The City of Sequim hosts 13 manufactured home/mobile home parks with 596 existing units and 786 approved dwelling units. City staff continue to look into zoning options that could protect these sites from redevelopment to help protect affordable housing options in the city. (City of Sequim)

The City of Sequim hosts 13 manufactured home/mobile home parks with 596 existing units and 786 approved dwelling units. City staff continue to look into zoning options that could protect these sites from redevelopment to help protect affordable housing options in the city. (City of Sequim)

Sequim extends its mobile home moratorium

City staff to work preserving manufactured housing option

SEQUIM — A Sequim moratorium on redevelopment of mobile/manufactured home parks has been extended through Aug. 14.

The Sequim City Council unanimously approved the six-month extension on Feb. 12 to prevent any redevelopment of mobile/manufactured home parks in the city until a new zone can be created that protects the home types.

Doug Wright, a manufactured home resident, said at the Feb. 12 meeting he sees hope in the city’s actions.

“I see seniors with hope finally because something has been done to alleviate the fear they live with every day,” he said.

Wright said with the city creating provisions to preserve residents’ homes, it “can actually extend life for some of these people.”

Council members directed staff last June to look into a manufactured home overlay to protect park residents from potentially losing their homes to a redevelopment project.

The first moratorium was approved in August.

City Attorney Kristina Nelson-Gross previously said the city’s Department of Community Development is authorized under the moratorium to reject and return any application if an applicant/owner applies to redevelop a manufactured home park for anything other than that type of use.

Kim Mahoney, a principal planner with LDC working as a consultant to the city on the council directives, said on Feb. 12 the planning commission agreed to focus efforts on three things: revising goals and policies of the Comprehensive Plan for manufactured home parks; adopting a new zone, zone overlay, and/or zoning code language; and establishing a housing authority to purchase manufactured/mobile home parks or support nonprofit preservation organizations, resident buy-back programs, or resident-owned communities.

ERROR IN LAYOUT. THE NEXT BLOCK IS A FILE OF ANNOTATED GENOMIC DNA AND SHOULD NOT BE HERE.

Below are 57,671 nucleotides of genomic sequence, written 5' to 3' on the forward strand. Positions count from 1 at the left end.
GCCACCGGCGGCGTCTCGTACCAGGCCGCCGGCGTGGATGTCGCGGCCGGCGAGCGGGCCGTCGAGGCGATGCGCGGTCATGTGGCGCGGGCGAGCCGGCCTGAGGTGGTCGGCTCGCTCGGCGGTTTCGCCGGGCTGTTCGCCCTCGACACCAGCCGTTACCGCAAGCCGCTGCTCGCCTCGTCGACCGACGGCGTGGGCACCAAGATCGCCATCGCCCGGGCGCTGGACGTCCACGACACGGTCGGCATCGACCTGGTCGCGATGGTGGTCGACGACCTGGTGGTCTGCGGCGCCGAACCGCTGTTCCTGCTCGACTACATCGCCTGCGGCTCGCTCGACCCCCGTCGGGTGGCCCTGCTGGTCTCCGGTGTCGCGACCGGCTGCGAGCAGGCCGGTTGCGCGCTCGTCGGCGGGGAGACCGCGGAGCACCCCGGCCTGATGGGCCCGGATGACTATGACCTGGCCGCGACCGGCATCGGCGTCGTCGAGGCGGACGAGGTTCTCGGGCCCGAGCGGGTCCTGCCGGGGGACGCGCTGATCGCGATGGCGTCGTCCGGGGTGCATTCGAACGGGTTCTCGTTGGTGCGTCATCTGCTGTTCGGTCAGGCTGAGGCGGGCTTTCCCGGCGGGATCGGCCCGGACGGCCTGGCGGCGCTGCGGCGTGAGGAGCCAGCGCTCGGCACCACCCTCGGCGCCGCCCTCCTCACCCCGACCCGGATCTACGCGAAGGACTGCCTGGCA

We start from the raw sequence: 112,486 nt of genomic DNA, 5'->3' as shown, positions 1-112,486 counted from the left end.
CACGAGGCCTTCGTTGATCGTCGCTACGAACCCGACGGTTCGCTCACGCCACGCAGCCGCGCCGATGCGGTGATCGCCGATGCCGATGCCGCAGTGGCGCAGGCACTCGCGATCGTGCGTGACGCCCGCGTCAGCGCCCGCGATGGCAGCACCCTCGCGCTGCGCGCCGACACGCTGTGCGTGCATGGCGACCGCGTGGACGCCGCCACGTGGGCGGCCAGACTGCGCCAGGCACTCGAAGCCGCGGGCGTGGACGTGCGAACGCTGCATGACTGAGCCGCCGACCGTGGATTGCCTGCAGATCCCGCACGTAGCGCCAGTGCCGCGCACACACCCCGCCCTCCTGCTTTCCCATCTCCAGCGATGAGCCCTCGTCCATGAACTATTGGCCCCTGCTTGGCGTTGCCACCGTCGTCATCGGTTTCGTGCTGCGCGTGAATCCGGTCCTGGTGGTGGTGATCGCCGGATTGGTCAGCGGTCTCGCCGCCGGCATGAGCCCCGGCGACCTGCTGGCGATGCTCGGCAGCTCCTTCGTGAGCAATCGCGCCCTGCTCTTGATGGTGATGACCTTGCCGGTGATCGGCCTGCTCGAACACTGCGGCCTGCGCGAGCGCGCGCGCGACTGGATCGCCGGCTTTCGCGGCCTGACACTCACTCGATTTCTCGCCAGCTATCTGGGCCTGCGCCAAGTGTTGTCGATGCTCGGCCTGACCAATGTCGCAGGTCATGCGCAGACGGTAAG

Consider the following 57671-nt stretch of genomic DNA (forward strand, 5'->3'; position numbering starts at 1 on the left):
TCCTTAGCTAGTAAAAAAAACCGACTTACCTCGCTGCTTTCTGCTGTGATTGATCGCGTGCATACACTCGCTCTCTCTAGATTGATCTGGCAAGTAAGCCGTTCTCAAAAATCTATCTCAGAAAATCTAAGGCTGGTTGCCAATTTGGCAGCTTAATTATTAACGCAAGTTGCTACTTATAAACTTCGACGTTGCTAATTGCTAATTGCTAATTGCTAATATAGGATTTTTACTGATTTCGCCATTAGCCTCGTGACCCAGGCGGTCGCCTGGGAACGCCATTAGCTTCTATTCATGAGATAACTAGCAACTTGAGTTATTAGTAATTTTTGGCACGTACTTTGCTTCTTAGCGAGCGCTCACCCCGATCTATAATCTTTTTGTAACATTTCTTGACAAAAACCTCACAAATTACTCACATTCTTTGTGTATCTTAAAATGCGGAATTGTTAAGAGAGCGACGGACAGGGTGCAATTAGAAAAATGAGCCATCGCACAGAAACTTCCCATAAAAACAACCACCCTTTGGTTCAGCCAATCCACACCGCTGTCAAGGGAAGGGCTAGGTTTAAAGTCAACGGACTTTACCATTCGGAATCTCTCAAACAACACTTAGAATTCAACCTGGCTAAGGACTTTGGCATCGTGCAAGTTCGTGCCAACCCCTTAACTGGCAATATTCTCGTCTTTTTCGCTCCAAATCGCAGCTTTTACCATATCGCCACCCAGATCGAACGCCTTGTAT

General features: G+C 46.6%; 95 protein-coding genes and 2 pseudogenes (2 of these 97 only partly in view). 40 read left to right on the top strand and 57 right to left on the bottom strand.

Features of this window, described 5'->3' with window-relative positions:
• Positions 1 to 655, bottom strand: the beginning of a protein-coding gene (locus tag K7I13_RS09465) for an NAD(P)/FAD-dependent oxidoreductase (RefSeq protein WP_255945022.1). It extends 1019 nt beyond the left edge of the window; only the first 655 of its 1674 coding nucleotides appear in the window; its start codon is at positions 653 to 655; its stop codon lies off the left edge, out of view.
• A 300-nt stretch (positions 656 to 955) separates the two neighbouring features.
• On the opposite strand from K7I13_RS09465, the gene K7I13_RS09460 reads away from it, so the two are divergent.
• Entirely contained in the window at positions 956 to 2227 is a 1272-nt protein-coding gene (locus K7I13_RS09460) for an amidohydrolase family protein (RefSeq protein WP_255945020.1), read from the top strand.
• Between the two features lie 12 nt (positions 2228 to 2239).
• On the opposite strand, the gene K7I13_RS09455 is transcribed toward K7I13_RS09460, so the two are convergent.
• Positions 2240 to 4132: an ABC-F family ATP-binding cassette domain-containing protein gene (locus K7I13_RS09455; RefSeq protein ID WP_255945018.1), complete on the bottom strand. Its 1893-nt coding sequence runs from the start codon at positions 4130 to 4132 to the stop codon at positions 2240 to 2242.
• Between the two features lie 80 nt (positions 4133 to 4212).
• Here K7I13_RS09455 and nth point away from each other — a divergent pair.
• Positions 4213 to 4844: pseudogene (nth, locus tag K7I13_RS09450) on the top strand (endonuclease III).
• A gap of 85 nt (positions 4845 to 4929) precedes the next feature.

According to city staff, a Manufactured Home Park overlay doesn’t affect the parks, and measures and/or regulations could be created to limit redevelopment or further regulate uses.

Staff members report they hope to have changes approved by the city council in August with multiple opportunities for public comment throughout the coming months.

The planning commission will work the next two months to review the three options sometime in April or May, and the commission’s recommendations will go to the city council for consideration for possible edits, according to city documents.

Through May, staff also will draft Sequim Municipal Code language and Comprehensive Plan materials, such as maps that show proposed options.

Between May and July, city staff plan to issue a State Environmental Policy Act threshold determination with a public comment period, and then refine materials for the state Department of Commerce for review.

In July, the planning commission will host its final public hearing prior to council recommendation, and the city council will host public hearing(s) in July and/or August.

Within the city of Sequim are 13 manufactured home/mobile home parks, with a total of 596 existing units and 786 approved dwelling units.

Sequim previously had a mobile home/manufactured home parks zone prior to a 2015 Comprehensive Plan update, but now the parks are within four different zoning districts.

Manufactured home residents have testified for more than a year to city leaders and staff that rent and/or leases continue to go up and that many of them are on fixed incomes and increases are making it difficult to buy necessities.

They’ve also feared that, as manufactured home parks are being sold, they could be redeveloped.

Judy Hatch, a manufactured home resident, spoke at the city’s Feb. 6 planning commission meeting, saying her park has seen an increase of $125 more a month and that, for some people, that equals their monthly food costs.

She’s also been concerned about her park’s owner potentially selling and losing her home to redevelopment without anywhere to go.

“You can’t move these mobile homes,” she said. “We live with this every day. I wake up every morning asking, ‘Is this the day I have to be out?’”

Annette Hanson, another manufactured home resident, said on Feb. 12 concerns for manufactured parks has been much of her and other residents’ focus as she’s seen her rent increase by 51 percent the last three years.

“If you look at the profits (owners) are making, it’s outrageous,” she said.

Hanson also encouraged the city council to protect manufactured home owners.


Matthew Nash is a reporter with the Olympic Peninsula News Group, which is composed of newspapers Peninsula News, Sequim Gazette and Forks Forum. Reach him at

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